Onboarding, in some cases, means finding the pricing option that works for the customer. It can mean selecting features or add-ons. It can include demos and free trials, or it could be a case of download and go. Some customers will need training, some won’t. And it all depends on your unique offering.

In short, there are different onboarding needs for different products and different customers. So, you need to tailor your software onboarding process to reflect its complexity and your customer base.


Finding your own ‘best practice’

There are many factors to consider when carving out the right onboarding process for your business.

•       Your pricing strategy and purchase cycle

Part of the software onboarding process is agreeing on payment terms with your new customer. So, your pricing strategy (which your features and plans will impact) impact your onboarding.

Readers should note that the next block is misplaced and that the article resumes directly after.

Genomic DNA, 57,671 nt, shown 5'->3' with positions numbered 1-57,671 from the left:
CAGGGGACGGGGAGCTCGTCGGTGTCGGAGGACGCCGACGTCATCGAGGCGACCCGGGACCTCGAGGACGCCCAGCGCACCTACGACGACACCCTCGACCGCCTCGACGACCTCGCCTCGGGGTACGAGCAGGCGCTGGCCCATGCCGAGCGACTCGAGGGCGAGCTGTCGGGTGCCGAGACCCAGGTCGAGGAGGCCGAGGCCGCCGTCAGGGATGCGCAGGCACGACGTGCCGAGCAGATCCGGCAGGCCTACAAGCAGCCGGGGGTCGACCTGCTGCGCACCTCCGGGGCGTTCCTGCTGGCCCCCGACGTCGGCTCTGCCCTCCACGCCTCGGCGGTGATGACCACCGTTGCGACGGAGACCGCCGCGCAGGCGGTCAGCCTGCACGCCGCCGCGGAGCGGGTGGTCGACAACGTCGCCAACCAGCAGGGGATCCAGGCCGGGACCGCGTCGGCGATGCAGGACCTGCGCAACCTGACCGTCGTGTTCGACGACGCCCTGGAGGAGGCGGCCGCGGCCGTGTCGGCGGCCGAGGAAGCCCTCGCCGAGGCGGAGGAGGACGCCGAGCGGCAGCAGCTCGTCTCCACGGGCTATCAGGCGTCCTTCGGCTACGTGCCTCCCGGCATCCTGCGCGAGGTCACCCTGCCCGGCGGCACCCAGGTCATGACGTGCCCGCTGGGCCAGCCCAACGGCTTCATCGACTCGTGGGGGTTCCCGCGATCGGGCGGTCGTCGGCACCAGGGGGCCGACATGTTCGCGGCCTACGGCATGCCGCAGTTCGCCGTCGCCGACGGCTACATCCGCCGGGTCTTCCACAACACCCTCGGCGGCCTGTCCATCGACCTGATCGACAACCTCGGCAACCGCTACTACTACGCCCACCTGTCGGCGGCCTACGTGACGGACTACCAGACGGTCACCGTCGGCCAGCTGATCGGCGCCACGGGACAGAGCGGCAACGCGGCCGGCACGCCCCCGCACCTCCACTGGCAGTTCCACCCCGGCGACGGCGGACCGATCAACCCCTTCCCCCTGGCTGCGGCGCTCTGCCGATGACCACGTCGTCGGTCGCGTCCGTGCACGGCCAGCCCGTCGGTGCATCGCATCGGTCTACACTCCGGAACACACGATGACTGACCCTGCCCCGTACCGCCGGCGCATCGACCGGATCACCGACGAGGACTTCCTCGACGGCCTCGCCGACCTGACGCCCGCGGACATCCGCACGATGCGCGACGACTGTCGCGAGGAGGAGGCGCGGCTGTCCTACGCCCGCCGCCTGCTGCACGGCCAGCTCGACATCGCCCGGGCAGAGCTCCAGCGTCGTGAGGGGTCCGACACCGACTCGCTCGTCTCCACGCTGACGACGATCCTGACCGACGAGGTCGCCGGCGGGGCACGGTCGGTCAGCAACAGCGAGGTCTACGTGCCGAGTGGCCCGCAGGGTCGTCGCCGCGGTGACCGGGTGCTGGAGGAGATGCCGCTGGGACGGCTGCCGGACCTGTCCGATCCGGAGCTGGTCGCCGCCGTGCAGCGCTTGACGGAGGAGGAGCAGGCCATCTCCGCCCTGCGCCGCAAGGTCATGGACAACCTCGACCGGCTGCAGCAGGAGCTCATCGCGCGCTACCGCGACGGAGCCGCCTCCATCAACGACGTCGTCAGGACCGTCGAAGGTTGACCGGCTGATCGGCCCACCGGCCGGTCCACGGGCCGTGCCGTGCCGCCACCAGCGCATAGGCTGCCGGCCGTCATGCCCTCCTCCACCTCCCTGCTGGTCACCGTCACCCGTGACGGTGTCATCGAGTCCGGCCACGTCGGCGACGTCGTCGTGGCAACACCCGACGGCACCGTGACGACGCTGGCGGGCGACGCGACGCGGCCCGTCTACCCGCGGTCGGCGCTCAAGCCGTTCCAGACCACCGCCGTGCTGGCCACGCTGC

For example, software with a single download option or a shorter purchase cycle will likely suit a fixed, easily displayed price. Meanwhile, more complex offerings or longer purchase cycles will make your pricing vary based on customer needs. So, your onboarding process should include that conversation with the new user.

•       Feature options

Your software onboarding process will also need to adapt to how you manage your features. Some products have a range of extra features to choose from, and others are download and go.

If most of your features are available out-of-the-box, then you’ll likely find a faster, instant trial effective. But, this isn’t the case for software with features available as requestable add-ons. In these cases, a slower onboarding process helps you ensure the user has everything they want/need. 

Along a similar vein is how easy the product is to customise or fine-tune. (If, that is, your software offers such functionality.) If it’s quick and easy, your onboarding process will require less attention on these features than if it involves several steps.